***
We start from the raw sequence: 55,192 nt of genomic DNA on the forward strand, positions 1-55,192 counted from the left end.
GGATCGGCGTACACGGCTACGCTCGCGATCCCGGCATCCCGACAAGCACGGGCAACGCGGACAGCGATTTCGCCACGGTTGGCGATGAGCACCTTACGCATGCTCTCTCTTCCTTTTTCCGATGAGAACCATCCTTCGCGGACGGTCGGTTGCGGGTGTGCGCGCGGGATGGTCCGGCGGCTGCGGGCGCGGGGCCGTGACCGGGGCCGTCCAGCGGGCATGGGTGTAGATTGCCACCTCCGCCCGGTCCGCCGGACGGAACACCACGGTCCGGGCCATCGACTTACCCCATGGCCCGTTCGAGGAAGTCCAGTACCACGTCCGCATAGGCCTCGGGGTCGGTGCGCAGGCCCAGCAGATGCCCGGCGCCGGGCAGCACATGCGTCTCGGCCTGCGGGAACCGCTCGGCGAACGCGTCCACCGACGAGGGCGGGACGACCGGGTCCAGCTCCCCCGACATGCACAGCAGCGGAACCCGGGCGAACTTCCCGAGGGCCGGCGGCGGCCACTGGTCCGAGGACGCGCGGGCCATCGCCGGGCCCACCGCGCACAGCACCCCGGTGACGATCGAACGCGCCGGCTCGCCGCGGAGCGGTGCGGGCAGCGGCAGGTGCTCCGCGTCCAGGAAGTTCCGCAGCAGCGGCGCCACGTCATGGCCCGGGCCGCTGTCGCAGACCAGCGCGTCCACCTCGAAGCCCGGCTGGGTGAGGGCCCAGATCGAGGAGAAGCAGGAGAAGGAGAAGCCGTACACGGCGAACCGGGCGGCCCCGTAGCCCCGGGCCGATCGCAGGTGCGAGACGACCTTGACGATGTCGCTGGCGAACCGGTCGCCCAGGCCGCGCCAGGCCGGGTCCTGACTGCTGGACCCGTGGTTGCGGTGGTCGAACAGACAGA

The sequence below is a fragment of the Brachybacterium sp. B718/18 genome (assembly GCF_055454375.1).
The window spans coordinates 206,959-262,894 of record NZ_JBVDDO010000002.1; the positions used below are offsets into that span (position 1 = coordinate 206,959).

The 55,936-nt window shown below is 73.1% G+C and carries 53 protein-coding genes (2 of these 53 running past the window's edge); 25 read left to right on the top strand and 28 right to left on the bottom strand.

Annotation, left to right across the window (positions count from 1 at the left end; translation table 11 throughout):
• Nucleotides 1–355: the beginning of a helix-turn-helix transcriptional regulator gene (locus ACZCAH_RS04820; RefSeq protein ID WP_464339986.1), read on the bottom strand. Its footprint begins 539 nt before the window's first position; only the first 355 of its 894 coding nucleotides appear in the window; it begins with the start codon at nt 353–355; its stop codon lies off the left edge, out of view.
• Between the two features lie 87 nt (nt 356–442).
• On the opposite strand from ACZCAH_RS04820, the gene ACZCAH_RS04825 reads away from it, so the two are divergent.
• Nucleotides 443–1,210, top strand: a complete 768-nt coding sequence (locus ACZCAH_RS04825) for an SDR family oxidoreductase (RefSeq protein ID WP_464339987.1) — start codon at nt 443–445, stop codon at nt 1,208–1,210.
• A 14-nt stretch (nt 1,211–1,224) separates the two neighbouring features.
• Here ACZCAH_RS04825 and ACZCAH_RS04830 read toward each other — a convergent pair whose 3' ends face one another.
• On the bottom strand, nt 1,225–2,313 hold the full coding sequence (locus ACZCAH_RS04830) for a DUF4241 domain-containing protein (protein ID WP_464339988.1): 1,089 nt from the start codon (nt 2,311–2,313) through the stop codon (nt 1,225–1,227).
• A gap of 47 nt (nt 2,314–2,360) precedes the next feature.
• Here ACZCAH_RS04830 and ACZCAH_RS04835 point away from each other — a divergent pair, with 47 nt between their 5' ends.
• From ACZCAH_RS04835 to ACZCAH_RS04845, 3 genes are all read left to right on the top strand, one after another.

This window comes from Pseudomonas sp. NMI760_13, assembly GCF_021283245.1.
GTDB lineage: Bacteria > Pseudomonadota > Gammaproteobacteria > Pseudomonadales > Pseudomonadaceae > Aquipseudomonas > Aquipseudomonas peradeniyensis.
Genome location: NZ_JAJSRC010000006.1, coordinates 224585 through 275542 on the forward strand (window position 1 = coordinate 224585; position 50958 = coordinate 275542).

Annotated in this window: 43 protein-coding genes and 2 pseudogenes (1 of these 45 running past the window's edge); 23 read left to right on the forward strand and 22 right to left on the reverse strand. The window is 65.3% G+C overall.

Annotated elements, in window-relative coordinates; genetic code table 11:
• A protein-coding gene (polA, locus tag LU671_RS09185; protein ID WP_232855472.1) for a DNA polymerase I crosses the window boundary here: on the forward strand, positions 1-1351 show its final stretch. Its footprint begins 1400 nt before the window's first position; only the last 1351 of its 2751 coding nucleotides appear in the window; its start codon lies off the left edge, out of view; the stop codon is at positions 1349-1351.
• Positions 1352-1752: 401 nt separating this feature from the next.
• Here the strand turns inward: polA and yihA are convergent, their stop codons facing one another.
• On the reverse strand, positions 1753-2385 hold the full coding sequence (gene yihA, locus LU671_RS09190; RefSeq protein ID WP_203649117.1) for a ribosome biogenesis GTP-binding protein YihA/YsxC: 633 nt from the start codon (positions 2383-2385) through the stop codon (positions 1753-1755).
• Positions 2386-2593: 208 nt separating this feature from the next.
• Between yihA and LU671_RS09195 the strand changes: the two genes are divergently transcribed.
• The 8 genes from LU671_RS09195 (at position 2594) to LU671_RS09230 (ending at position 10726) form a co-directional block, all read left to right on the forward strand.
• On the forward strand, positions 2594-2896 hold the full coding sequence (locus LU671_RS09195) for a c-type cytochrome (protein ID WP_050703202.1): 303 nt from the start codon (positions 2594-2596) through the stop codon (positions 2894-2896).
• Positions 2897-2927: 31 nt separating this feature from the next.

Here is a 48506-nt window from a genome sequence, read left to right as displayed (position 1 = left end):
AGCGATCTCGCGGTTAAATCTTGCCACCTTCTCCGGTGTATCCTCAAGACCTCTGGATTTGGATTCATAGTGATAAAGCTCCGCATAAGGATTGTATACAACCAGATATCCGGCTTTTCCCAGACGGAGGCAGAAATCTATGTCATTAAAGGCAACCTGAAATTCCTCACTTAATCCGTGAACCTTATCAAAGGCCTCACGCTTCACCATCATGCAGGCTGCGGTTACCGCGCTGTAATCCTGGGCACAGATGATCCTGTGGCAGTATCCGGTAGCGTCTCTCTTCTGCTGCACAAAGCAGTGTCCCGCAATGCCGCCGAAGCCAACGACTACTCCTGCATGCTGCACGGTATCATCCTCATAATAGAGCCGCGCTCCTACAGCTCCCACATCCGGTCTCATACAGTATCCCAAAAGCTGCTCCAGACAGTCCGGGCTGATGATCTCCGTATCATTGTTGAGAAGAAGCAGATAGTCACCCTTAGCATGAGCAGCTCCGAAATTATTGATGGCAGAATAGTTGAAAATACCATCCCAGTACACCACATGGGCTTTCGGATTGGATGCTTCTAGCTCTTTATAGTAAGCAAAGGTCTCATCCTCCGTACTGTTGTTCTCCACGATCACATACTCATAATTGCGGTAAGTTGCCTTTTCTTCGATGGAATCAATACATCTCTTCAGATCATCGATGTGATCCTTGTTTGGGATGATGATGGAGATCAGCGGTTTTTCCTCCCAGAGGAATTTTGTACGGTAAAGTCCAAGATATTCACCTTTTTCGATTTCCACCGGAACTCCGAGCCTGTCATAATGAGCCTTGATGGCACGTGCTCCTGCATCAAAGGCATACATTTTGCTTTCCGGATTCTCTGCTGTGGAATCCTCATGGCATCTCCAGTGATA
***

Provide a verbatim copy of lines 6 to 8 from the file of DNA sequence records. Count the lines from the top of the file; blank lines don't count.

Annotation, left to right across the window (positions count from 1 at the left end; translation table 11 throughout):
• Nucleotides 1–355: the beginning of a helix-turn-helix transcriptional regulator gene (locus ACZCAH_RS04820; RefSeq protein ID WP_464339986.1), read on the bottom strand. Its footprint begins 539 nt before the window's first position; only the first 355 of its 894 coding nucleotides appear in the window; it begins with the start codon at nt 353–355; its stop codon lies off the left edge, out of view.
• Between the two features lie 87 nt (nt 356–442).